REVIEW: Bob Sinclar – ‘Disco Crash’
By: Ben Norman
So my first real exposure to Bob Sinclar as an artist occurred way after his beginnings in the early/mid-90s. I wasn’t familiar with “The Mighty Bop” or Africanism, but 2005’s “Love Generation” was a groundbreaking track to me. The world of circuit music was the dance landscape I was indoctrinated into in the late 90s and early aughts, so something this stirring and beautiful, pushing the messages of love over body image, sex, and drugs was something that touched me very deeply. That, and Gary Pine’s island vocals were the perfect touch to make the track distinctive. So when “World, Hold On” was released in 2006, I was eager to absorb everything about the track, as I had with “Love Generation.” Again, Sinclar was riding the wave of good feeling, this time using the powerful vocals of Steve Edwards, the simple whistle melody just the right touch to this driving club track. So any Sinclar track since has had the standard of those two tracks to live up to, and with 2012’s Disco Crash album, I’m left with a gritty, sour taste in my mouth. Instead of lyrics of good will and love, we have Sophie Ellis-Bextor f***ing with you, Snoop Dogg as a “Wild Thing,” and Mr. Shammi who is…”Not Gangsta”. Either something is lost in translation or Bob Sinclar is looking to be David Guetta’s replacement.
Realistically speaking, I get the idea behind the album. Disco Crash is Sinclar’s effort to showcase himself as a highly marketable producer who should be working with A-list stars. But let’s take a look at a duo of European producers and their effect on the mainstream landscape. First is David Guetta, who’s sound has become so commonplace, so typical, that it’s hard to interpret his music any longer. Where tracks like “Stay” and “Everytime We Touch” called out as brilliant Guetta tracks, his music now is synonymous with Nicki Minaj, The Black Eyed Peas, and Usher. This is great for his bank account, but potentially bad for him as a credible artist, his material straining at every stitch. On the flip side, we have Martin Solveig, a spunky producer who has really gotten a fantastic amount of attention by just being himself. With the huge success of “Hello” with Dragonette, Solveig has branched out recently producing tracks on Madonna’s new album. “Give Me All Your Luvin’,” while not the earth-shattering Madonna track the world expected, was distinctively catchy, offering Solveig a chance to flex his mainstream pop muscles a little further. So where does Sinclar fall in this? Sadly, more akin to Guetta’s side of the meter and further from Solveig’s ingenuity.
Disco Crash is 12 tracks that run the gamut of popular dance styles. “Wild Thing,” the aforementioned Snoop Dogg track, reminds us of “Sweat,” the track the Dogg did with David Guetta. “Far L’amour” with Raffaella Carra and “Not Gangsta” both emulate the highly successful bouncy Italian sound of “We No Speak Americano” and its derivatives. And the “Tainted Love” interpolation in “Put Your Handz Up” with rapper Hot Rod might as well have been used in a Flo Rida track. Similarly, “Rock The Boat,” Pitbull’s contribution to the album (along with Fatman Scoop and Dragonfly) doesn’t sound much different than any of Pitbull’s current tracks on the radio, begging the question of just how much toward originality Sinclar was trying to put forth with this album. And as much as I love her, Sophie Ellis-Bextor’s “F*** With You” is nothing truly special.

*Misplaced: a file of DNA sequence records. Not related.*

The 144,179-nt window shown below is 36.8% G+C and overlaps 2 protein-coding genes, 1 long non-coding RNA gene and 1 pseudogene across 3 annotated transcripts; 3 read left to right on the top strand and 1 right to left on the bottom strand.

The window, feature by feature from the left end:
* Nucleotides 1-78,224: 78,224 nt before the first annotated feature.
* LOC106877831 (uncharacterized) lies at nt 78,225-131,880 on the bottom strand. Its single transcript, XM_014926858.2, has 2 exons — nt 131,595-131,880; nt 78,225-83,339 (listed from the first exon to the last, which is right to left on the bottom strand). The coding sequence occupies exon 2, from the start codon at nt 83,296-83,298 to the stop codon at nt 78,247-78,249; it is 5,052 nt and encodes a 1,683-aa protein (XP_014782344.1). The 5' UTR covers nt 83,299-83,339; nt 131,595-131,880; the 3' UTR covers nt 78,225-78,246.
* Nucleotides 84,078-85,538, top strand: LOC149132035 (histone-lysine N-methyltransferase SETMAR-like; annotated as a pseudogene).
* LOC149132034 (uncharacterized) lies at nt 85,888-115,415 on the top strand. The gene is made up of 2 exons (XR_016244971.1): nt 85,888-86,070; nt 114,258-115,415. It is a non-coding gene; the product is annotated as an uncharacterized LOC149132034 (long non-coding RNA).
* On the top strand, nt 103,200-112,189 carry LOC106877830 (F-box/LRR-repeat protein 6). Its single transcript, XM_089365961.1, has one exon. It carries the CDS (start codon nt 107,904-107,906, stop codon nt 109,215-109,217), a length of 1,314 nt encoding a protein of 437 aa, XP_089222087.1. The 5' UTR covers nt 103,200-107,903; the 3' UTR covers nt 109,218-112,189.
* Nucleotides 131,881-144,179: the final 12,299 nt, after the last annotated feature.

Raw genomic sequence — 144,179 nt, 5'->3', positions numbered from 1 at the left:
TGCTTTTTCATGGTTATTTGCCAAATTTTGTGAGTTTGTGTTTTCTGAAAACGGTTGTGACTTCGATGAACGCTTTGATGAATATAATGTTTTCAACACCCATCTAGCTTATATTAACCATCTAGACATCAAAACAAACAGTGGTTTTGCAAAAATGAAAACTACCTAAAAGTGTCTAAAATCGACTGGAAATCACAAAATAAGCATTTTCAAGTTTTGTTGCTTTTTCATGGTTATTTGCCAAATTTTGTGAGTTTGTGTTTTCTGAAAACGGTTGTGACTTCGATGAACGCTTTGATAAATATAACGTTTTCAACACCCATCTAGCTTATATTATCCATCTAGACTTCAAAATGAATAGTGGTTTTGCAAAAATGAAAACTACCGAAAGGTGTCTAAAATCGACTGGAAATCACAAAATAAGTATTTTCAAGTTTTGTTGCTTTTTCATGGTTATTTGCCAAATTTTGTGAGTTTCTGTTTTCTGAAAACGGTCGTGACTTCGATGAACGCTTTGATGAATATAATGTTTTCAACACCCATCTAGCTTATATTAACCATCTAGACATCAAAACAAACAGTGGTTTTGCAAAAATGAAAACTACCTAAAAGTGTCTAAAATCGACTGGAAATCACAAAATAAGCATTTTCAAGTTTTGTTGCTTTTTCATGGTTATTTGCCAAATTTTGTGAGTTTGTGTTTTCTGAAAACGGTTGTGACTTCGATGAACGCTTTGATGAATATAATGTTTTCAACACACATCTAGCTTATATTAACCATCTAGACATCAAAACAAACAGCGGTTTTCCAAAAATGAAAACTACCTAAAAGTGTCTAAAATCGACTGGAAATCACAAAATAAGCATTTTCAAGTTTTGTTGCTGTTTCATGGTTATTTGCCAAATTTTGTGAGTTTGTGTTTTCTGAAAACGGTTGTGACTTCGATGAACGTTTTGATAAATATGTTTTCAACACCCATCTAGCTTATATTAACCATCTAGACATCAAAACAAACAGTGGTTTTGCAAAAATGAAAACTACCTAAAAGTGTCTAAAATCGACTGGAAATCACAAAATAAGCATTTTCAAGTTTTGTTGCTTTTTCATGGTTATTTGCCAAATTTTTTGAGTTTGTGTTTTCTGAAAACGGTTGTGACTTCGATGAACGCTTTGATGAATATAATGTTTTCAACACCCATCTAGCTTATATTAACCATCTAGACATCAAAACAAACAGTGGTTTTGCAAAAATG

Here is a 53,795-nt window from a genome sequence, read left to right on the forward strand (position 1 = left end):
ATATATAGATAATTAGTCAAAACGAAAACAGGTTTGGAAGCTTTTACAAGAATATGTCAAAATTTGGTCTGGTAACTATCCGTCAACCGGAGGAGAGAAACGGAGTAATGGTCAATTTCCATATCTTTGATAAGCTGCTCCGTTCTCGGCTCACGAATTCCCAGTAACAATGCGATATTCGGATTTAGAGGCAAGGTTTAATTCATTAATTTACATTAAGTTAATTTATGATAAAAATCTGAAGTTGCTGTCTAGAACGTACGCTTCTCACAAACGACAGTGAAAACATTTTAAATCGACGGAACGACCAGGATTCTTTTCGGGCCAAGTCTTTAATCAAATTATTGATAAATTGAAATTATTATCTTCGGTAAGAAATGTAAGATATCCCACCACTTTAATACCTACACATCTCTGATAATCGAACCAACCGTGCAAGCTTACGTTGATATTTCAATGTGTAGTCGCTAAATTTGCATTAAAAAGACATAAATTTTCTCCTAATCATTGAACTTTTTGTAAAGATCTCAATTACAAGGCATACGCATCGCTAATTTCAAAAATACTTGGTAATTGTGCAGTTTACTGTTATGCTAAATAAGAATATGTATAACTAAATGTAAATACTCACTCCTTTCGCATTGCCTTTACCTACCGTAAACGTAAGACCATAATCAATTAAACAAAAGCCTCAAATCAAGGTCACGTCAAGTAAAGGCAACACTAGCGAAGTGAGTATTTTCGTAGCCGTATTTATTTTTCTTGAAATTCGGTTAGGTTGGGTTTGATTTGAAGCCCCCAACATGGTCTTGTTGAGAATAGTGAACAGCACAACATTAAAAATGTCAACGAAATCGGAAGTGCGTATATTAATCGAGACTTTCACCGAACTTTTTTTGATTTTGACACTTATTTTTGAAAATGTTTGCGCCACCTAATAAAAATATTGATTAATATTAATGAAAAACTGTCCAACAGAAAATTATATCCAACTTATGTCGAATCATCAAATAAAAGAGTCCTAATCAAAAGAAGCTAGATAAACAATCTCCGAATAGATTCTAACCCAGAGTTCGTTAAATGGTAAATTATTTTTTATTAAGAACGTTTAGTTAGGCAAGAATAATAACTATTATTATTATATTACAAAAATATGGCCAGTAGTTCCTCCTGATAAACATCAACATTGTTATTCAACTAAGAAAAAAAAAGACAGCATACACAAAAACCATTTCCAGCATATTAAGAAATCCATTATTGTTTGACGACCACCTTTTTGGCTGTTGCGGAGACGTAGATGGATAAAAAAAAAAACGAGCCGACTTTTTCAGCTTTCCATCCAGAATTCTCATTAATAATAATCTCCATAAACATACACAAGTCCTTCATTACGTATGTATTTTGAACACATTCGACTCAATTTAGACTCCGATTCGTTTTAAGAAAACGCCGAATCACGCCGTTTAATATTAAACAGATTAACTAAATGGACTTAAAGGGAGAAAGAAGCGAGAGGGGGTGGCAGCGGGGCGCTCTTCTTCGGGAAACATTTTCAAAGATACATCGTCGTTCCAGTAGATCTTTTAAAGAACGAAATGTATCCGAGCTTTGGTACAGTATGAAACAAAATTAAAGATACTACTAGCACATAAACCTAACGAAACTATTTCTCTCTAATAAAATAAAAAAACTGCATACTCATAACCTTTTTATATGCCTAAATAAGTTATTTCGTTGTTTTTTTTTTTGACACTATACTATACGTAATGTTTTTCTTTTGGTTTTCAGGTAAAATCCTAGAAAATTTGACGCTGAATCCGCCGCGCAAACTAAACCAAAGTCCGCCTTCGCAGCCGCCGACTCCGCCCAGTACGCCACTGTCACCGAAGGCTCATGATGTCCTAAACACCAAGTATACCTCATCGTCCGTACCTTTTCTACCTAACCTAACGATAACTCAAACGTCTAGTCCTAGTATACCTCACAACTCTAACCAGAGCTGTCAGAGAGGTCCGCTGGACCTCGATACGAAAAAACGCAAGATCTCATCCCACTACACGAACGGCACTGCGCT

The rest of the album’s tracks fall into even more obscurity than the tracks that actually sound like something else. “The Network,” a deep house track featuring KC Flightt, sounds engaging for about 30 seconds before it loses interest. “Life” and “Tik Tok” both lack anything that truly makes them stand out, although I have to wonder just exactly how relevant Sean Paul is anymore. His vocals on “Tik Tok” make it a little intolerable. And although Ben Onono tries his best on “Life,” it’s the track that samples a classic club favorite that does Onono the most justice. “Rainbow of Love” has a good vibe and flow similar to Sinclar’s mid-aughts tracks, putting Armand Van Helden’s “U Don’t Know Me” strings to good use. And it seems it’s the strings that work the best for Sinclar, as “Magic Fly” may just be one of the top tracks on the album, and it’s an instrumental.
Disco Crash begs a lot of questions, but the biggest question is “Why?” If the album gets Sinclar the attention he needs to get his name into the mainstream production roulette wheel, then more power to him. But when it comes to quality of an album, the majority of Disco crashes and burns. “Rainbow of Love” and “Magic Fly” are my picks for standout from what is sadly a One Star album.
Released April 2012 on Yellow Productions.
Disclosure: Review copy was provided by the record label.